The Internet Continues To Mock Trump Spokeswoman Katrina Pierson’s ‘History’

As has been reported in recent weeks, Katrina Pierson seems to enjoy fudging up facts, figures, and history during her media appearances representing the Trump campaign. She’s left hosts scratching their heads with some of her spin, has stretched time to blame President Obama for things he had no hand in, and has even forced the Trump campaign to speak out about her gaffes. Following Pierson’s comments blaming Obama for Captain Khan’s death in 2004, many on the internet took to the hashtag #KatrinaPiersonHistory to joke about where else she could place the president in history.

Now, following her most recent error that placed the blame for the war in Afghanistan at the feet of the president, folks have started to stream into the hashtag again. The results are a batch of history, fiction, and silliness that could only come from Election 2016.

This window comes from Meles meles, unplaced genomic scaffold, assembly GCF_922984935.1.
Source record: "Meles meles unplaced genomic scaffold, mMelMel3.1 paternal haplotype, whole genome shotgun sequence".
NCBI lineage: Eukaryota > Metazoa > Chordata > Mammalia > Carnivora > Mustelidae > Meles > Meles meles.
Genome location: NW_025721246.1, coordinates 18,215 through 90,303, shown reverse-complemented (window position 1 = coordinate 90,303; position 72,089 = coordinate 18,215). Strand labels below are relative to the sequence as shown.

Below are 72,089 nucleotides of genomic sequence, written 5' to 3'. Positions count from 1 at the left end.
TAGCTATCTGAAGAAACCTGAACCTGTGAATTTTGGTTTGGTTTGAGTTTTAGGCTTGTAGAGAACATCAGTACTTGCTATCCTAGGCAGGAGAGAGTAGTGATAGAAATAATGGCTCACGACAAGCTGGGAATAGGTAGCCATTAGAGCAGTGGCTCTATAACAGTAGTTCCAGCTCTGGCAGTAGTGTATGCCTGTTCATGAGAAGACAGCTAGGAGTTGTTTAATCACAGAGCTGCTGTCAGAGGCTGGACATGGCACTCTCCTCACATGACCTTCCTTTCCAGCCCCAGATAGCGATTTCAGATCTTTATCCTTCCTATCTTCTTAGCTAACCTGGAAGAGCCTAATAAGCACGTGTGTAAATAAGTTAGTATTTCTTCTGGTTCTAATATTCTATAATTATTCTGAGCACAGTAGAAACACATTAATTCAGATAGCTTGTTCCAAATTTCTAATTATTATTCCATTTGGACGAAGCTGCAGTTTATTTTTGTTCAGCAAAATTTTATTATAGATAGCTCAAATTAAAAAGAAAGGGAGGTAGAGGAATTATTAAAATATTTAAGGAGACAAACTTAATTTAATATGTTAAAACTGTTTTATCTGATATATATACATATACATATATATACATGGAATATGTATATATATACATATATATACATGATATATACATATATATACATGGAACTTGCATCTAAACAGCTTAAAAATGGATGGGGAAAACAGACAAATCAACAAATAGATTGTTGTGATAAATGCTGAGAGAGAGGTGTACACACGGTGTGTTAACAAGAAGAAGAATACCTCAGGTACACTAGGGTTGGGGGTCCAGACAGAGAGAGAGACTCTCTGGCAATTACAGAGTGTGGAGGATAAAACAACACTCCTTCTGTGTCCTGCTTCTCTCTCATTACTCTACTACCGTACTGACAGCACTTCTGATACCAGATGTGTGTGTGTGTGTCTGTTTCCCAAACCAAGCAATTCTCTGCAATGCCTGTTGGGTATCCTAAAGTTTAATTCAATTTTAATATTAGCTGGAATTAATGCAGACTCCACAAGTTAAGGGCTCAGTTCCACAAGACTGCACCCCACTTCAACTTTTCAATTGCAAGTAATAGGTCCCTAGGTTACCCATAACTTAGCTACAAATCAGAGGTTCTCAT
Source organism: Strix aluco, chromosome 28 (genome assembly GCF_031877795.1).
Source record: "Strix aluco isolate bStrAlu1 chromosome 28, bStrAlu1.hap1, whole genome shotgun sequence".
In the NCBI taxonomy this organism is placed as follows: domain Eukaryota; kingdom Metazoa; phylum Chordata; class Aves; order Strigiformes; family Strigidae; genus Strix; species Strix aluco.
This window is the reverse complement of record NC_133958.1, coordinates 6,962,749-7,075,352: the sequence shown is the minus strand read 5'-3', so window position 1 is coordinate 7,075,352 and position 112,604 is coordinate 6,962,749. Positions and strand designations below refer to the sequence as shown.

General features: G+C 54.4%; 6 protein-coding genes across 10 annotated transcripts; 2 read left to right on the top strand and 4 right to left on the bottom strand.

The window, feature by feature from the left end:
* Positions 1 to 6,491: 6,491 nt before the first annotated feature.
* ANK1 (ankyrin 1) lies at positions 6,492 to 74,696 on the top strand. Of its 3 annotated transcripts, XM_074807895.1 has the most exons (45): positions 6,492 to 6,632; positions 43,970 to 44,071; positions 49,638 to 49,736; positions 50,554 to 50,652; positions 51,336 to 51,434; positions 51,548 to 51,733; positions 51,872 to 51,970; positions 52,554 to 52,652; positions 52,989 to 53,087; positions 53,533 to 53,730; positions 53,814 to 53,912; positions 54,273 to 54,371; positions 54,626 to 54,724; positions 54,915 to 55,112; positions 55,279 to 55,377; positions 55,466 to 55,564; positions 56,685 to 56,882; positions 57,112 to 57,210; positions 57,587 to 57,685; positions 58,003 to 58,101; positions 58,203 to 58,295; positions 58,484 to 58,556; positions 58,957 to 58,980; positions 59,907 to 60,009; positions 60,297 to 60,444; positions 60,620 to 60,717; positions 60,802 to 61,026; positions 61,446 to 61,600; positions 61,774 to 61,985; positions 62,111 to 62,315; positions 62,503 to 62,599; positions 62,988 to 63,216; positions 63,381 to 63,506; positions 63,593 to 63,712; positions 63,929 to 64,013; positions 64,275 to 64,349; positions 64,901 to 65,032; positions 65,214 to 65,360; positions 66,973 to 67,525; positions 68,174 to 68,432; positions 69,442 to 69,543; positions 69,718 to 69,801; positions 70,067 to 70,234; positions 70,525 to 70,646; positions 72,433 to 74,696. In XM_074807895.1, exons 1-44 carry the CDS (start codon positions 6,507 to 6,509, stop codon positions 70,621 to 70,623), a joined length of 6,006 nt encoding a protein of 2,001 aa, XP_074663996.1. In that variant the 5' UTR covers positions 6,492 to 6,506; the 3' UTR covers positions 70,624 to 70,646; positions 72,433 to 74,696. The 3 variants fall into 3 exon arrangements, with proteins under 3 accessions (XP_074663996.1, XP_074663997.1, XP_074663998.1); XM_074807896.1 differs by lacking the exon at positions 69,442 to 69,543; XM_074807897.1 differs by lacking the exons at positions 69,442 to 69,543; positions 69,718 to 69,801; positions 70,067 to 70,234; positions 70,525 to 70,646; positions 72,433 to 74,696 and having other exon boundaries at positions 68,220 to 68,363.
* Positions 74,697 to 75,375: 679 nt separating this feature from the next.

First we have the folks who actually cracked a history book or visited Wikipedia to reference some real history with a touch of Obama flavor:

I swear, you can probably look back at photos of Pearl Harbor or the JFK assassination and find the trail left by Obama’s time zeppelin. It’s there and we need to stop lying to ourselves. Other folks decided to ignore history altogether and focus more on the pop culture aspect of it all. This includes a few Cubs fans who seem to forget that the president is a White Sox fan.

When will Obama apologize for Nickelback? I’ve been waiting for at least 10 years for that one. Also need to pour one out for Ricky because that one still gets me all teary-eyed. If only he was a little faster and Obama didn’t force him to go to the store. There’s also this one which some people might actually believe, which is scary:

The beauty of this hashtag is that there’s truly no end to it. There’s a lot of history to dig through and make throwaway comments about, plus Katrina Pierson doesn’t seem to be going anywhere until at least November. The chances of her saying more bogus information on national television is high.